In 1974, Pattie Boyd left George Harrison and moved in with Clapton, and, with her help, he managed to stop using heroin. However, his heroin addiction was soon replaced by severe alcoholism. He and Boyd married in 1979, but their union was tumultuous due to his addiction; he frequently was unfaithful to her and he was physically abusive as well.

Clapton continued to perform in the early 1980s but by 1982 he knew he needed help. He told his manager that he was an alcoholic in 1982 and checked himself into the famous Hazelden Treatment Center in Center City, Minnesota, where he managed to detox and break free of his addiction to alcohol.

When he checked out, doctors recommended that he avoid stress and things that might trigger him to use; he ignored them and began working on an album almost immediately. He managed to stay clean and sober for a period of time, but soon he was using again.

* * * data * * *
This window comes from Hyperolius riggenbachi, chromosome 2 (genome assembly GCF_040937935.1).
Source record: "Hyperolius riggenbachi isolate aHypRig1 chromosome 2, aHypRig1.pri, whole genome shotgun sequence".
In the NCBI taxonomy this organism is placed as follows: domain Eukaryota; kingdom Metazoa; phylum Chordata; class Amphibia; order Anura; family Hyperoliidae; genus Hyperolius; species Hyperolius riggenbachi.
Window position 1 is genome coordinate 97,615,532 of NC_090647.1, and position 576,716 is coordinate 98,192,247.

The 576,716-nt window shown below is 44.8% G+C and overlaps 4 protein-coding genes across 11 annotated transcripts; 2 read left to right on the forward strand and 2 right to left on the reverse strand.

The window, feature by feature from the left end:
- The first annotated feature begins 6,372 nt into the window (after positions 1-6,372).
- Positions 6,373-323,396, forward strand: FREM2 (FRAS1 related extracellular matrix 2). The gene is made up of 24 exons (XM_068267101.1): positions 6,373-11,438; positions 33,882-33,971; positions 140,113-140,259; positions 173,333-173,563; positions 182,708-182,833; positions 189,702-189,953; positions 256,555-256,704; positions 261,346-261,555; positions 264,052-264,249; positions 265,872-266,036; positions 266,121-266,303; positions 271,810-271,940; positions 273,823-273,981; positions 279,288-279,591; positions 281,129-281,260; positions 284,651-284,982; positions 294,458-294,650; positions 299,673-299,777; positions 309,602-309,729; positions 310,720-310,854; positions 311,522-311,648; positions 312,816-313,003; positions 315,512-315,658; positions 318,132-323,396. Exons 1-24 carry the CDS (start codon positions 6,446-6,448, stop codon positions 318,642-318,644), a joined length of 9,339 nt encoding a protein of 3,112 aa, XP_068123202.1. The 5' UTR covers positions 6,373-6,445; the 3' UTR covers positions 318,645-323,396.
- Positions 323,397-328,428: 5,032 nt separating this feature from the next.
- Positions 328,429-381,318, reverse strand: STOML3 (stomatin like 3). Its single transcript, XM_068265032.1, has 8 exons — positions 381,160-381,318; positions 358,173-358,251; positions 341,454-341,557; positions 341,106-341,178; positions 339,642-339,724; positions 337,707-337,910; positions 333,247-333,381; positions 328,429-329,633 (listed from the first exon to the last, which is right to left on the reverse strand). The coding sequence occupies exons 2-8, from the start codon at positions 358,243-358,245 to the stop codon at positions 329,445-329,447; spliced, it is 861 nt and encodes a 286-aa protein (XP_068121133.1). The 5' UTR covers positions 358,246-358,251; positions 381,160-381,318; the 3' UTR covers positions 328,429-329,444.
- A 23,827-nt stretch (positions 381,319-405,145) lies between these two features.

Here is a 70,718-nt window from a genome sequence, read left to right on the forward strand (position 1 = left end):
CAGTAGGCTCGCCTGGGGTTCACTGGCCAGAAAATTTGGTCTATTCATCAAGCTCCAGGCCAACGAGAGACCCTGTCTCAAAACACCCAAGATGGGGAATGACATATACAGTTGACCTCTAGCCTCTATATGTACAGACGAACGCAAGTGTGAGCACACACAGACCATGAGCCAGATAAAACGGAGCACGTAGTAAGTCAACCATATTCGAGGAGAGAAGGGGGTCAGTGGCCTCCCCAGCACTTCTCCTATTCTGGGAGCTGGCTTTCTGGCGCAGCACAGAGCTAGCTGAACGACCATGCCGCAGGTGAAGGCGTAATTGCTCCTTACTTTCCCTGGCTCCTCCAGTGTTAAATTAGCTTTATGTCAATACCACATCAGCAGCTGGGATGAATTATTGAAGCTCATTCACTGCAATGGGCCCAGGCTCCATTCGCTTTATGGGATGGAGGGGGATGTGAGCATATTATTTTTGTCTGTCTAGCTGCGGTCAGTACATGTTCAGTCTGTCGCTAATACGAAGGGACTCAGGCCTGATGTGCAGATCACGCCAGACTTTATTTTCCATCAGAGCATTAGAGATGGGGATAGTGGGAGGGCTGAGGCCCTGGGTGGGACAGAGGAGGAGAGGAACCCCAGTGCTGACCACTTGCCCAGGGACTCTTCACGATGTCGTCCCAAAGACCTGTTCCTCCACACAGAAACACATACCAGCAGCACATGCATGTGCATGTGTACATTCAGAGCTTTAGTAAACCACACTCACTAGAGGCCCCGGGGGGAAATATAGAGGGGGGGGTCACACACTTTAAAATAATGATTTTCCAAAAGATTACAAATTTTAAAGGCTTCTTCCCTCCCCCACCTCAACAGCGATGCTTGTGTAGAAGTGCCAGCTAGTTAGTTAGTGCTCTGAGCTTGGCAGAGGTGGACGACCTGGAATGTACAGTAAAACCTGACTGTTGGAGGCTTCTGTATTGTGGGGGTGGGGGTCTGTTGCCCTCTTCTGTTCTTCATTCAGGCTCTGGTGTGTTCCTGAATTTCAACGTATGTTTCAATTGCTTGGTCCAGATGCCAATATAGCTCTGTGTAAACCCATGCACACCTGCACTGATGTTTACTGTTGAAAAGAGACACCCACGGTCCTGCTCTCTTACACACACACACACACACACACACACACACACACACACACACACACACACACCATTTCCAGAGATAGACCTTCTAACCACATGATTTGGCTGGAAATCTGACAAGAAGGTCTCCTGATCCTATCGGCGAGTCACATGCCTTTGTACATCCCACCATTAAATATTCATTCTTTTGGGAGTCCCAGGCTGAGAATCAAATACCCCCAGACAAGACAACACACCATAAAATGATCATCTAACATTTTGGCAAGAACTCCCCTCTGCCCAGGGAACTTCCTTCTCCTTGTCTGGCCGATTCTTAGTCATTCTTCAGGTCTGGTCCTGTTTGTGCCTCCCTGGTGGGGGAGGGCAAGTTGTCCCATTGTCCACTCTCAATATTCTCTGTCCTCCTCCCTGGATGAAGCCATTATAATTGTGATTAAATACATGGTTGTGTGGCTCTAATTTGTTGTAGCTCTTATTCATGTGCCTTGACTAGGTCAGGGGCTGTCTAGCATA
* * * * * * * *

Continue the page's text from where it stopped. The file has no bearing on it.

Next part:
Like many people in recovery, Clapton did experience a relapse in the mid-1980s; however, he managed to get back on track after the birth of his son, Connor, in 1986 and he has been clean and sober ever since.

Clean and Sober Clapton

In interviews as well as in his autobiography, there were many times when Clapton believed he might die as a result of his drug and alcohol abuse. Miraculously, he survived.

Since he went to treatment for his alcoholism, his career has continued to grow and expand for nearly four additional decades, and that likely would not have been the case if he had continued on that unhealthy and dangerous path.